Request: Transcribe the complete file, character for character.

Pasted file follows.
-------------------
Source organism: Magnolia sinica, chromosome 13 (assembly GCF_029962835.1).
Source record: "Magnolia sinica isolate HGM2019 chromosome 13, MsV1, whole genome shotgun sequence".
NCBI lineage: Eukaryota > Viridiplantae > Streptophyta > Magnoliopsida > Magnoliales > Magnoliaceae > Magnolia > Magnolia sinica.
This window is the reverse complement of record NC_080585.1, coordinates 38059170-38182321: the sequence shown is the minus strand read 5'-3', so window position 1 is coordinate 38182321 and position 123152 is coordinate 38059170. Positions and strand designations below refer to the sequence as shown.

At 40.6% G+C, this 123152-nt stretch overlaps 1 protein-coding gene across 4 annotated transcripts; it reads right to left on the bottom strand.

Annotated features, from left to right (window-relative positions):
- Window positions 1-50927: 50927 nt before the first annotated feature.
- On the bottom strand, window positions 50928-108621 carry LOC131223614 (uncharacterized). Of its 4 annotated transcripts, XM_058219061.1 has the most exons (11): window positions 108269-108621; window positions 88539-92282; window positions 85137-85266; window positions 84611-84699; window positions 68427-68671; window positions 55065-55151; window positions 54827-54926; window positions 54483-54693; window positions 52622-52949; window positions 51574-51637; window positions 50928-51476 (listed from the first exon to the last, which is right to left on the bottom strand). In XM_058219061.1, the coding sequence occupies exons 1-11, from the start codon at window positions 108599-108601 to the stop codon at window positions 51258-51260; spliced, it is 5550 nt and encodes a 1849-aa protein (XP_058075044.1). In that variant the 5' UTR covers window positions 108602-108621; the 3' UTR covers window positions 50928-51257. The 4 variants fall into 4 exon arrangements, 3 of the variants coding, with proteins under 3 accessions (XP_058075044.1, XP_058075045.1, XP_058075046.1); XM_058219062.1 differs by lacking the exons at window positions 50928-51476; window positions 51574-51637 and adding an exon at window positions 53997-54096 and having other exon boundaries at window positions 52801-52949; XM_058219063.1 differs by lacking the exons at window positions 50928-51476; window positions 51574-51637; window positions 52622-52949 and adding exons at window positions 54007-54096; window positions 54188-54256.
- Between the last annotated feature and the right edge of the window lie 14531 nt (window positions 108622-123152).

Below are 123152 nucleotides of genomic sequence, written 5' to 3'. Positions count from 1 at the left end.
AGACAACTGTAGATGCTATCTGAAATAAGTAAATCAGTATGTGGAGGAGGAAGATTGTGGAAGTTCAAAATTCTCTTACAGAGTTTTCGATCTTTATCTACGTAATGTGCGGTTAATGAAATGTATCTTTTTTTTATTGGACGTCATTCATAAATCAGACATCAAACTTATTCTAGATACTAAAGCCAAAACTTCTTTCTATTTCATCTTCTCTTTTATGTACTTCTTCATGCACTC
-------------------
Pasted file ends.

Source organism: Magnolia sinica, chromosome 13 (assembly GCF_029962835.1).
Source record: "Magnolia sinica isolate HGM2019 chromosome 13, MsV1, whole genome shotgun sequence".
NCBI lineage: Eukaryota > Viridiplantae > Streptophyta > Magnoliopsida > Magnoliales > Magnoliaceae > Magnolia > Magnolia sinica.
This window is the reverse complement of record NC_080585.1, coordinates 38059170-38182321: the sequence shown is the minus strand read 5'-3', so window position 1 is coordinate 38182321 and position 123152 is coordinate 38059170. Positions and strand designations below refer to the sequence as shown.

At 40.6% G+C, this 123152-nt stretch overlaps 1 protein-coding gene across 4 annotated transcripts; it reads right to left on the bottom strand.

Annotated features, from left to right (window-relative positions):
- Window positions 1-50927: 50927 nt before the first annotated feature.
- On the bottom strand, window positions 50928-108621 carry LOC131223614 (uncharacterized). Of its 4 annotated transcripts, XM_058219061.1 has the most exons (11): window positions 108269-108621; window positions 88539-92282; window positions 85137-85266; window positions 84611-84699; window positions 68427-68671; window positions 55065-55151; window positions 54827-54926; window positions 54483-54693; window positions 52622-52949; window positions 51574-51637; window positions 50928-51476 (listed from the first exon to the last, which is right to left on the bottom strand). In XM_058219061.1, the coding sequence occupies exons 1-11, from the start codon at window positions 108599-108601 to the stop codon at window positions 51258-51260; spliced, it is 5550 nt and encodes a 1849-aa protein (XP_058075044.1). In that variant the 5' UTR covers window positions 108602-108621; the 3' UTR covers window positions 50928-51257. The 4 variants fall into 4 exon arrangements, 3 of the variants coding, with proteins under 3 accessions (XP_058075044.1, XP_058075045.1, XP_058075046.1); XM_058219062.1 differs by lacking the exons at window positions 50928-51476; window positions 51574-51637 and adding an exon at window positions 53997-54096 and having other exon boundaries at window positions 52801-52949; XM_058219063.1 differs by lacking the exons at window positions 50928-51476; window positions 51574-51637; window positions 52622-52949 and adding exons at window positions 54007-54096; window positions 54188-54256.
- Between the last annotated feature and the right edge of the window lie 14531 nt (window positions 108622-123152).

Below are 123152 nucleotides of genomic sequence, written 5' to 3'. Positions count from 1 at the left end.
AGACAACTGTAGATGCTATCTGAAATAAGTAAATCAGTATGTGGAGGAGGAAGATTGTGGAAGTTCAAAATTCTCTTACAGAGTTTTCGATCTTTATCTACGTAATGTGCGGTTAATGAAATGTATCTTTTTTTTATTGGACGTCATTCATAAATCAGACATCAAACTTATTCTAGATACTAAAGCCAAAACTTCTTTCTATTTCATCTTCTCTTTTATGTACTTCTTCATGCACTC